Coaching students and colleagues how to troubleshoot basic software, hardware, and connectivity problems in a digital learning environment takes not just skills training or how-to sessions but also a readjusting of the mindset when using technology. In my blog post, Be a Troubleshooter to Transform Your Technology Integration, I talk in-depth about the growth mindset needed with technology integration and daily use for students and educators. Technology changes, new resources, different platforms, usernames/passwords, and bumps along the way are inevitable. The reaction people have to when these bumps along the way occur determines greatly if students and educators push through and succeed with technology integration or give up and stop troubleshooting.
21st Century Skills is an important start place when looking at growth versus fixed mindset as digital education evolves. Looking at 21st Century Skills, taking note of the Learning & Innovation and Life & Career highlights the importance of stamina, creativity, adaptability, flexibility and self-direction it takes to evolve with the technology as well as maintain the stamina it takes to keep up.
The growth mindset focuses on the process of learning with the “fail and try again” being at the heart of deep growth and embracing productive failure as the most important element of success.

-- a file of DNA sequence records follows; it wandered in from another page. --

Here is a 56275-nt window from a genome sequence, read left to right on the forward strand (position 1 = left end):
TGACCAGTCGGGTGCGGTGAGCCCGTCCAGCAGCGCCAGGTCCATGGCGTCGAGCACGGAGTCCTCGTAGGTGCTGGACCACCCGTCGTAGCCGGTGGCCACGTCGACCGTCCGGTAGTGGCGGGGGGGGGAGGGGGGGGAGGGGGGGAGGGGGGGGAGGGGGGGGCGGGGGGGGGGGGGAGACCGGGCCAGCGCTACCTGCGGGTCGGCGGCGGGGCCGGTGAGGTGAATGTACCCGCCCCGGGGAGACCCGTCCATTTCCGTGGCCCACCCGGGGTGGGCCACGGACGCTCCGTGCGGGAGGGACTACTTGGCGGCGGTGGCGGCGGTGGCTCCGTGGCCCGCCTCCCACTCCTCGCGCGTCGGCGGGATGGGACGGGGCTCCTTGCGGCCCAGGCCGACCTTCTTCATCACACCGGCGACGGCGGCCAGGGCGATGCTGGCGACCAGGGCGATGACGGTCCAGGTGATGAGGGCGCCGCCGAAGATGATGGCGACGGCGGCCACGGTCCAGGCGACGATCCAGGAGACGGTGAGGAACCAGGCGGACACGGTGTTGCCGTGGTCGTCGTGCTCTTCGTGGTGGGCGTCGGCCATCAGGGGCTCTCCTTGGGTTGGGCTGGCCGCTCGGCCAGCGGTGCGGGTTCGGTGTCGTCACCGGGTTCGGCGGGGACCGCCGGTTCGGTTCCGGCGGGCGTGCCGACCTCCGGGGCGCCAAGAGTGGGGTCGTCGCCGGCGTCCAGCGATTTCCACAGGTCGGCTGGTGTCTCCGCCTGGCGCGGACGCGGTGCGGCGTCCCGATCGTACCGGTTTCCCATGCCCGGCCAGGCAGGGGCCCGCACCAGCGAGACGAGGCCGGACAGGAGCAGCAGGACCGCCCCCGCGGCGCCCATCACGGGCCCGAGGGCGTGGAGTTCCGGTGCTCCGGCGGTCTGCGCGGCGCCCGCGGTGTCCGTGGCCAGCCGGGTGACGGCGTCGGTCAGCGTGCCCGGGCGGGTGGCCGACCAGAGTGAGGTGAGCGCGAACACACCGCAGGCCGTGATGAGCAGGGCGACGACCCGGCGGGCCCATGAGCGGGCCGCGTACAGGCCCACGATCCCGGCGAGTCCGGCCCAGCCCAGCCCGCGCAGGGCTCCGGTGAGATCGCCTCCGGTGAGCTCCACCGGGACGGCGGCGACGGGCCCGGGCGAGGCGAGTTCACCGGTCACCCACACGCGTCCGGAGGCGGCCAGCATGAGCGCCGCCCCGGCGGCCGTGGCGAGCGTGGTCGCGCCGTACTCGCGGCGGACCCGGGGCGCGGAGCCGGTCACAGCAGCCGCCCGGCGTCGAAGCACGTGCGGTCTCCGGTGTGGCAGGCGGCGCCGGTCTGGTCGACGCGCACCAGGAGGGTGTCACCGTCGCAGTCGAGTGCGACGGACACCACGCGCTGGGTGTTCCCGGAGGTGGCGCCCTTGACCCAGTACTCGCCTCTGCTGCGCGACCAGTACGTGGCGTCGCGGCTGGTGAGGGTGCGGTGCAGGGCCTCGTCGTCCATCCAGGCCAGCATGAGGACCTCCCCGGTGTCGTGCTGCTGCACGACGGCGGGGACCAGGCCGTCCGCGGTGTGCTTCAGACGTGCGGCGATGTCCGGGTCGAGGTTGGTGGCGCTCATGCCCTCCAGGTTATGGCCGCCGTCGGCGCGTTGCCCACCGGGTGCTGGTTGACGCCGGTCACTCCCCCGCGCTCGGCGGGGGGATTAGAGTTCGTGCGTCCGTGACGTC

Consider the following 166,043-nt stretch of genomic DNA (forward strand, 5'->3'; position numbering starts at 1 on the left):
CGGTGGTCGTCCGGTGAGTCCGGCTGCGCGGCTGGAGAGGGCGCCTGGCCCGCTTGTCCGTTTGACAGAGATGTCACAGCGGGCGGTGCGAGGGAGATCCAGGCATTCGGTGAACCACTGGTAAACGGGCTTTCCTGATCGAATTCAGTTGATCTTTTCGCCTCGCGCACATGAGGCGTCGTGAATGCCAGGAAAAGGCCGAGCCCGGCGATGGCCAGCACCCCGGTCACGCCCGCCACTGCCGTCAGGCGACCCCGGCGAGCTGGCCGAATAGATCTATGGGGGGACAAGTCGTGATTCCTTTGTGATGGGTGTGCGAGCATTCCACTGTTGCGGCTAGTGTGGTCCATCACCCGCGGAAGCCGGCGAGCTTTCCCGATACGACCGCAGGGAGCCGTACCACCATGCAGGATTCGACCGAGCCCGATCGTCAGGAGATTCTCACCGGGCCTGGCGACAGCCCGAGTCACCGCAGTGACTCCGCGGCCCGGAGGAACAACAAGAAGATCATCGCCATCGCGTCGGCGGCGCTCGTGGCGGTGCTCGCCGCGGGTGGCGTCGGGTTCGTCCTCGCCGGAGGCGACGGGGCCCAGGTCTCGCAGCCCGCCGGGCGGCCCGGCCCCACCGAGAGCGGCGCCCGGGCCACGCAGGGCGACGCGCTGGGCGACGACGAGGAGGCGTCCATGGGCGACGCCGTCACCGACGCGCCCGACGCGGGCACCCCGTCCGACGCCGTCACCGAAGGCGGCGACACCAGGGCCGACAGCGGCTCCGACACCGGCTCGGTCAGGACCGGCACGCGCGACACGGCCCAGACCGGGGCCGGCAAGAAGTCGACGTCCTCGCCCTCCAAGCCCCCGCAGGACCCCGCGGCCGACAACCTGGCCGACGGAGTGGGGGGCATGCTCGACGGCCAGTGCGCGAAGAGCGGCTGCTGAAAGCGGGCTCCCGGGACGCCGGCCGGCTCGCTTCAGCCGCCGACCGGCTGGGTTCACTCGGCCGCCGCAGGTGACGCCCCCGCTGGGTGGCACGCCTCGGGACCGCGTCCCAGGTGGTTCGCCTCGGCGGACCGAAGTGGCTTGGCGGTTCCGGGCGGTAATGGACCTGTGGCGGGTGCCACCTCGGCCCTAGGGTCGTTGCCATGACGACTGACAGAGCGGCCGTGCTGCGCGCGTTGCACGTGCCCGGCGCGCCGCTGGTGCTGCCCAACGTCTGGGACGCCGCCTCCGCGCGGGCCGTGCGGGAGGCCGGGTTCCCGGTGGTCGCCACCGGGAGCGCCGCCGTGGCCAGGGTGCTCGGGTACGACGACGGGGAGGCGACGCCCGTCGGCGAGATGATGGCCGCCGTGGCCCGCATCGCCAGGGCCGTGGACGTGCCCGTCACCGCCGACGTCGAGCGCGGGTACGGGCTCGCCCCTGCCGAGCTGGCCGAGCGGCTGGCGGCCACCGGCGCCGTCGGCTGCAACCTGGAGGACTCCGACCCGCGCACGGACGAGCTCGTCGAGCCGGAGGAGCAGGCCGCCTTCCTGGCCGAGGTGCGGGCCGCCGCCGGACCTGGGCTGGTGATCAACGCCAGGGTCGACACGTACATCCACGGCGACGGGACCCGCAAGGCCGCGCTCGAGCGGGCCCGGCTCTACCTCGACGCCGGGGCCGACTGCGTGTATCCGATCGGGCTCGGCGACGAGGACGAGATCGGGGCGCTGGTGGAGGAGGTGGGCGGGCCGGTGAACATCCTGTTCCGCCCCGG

While researching how to build stamina for teachers and students, I kept coming back to the idea that educators need to model the growth mindset it takes to approach challenges. The more educators run from using digital resources and technology (because issues are inevitable) the more they end up modeling learned helplessness for our students – exactly what educators are trying to steer students away from! At the heart of this ISTE 3 Coaching Standard 3E, is the word troubleshooting. The Merriam-Webster definition of a troubleshooter is:
a person skilled at solving or anticipating problems or difficulties
Coaches have the opportunity to inspire the stamina it takes to implement new ways of teaching by providing resources that give educators the skills and growth mindset to anticipate problems or difficulties rather than focusing on how to do it ‘right’ the first time. Solving and anticipating problems and difficulties are key aspects to be ready to grow as an educator and meet students in the educational world they are growing up in.
Diplomatic Courier. (2017, Jan. 29). Interview w. Manu Kapur at GTS 2017. Retrieved from https://www.youtube.com/watch?v=fosOJ_4Fqxk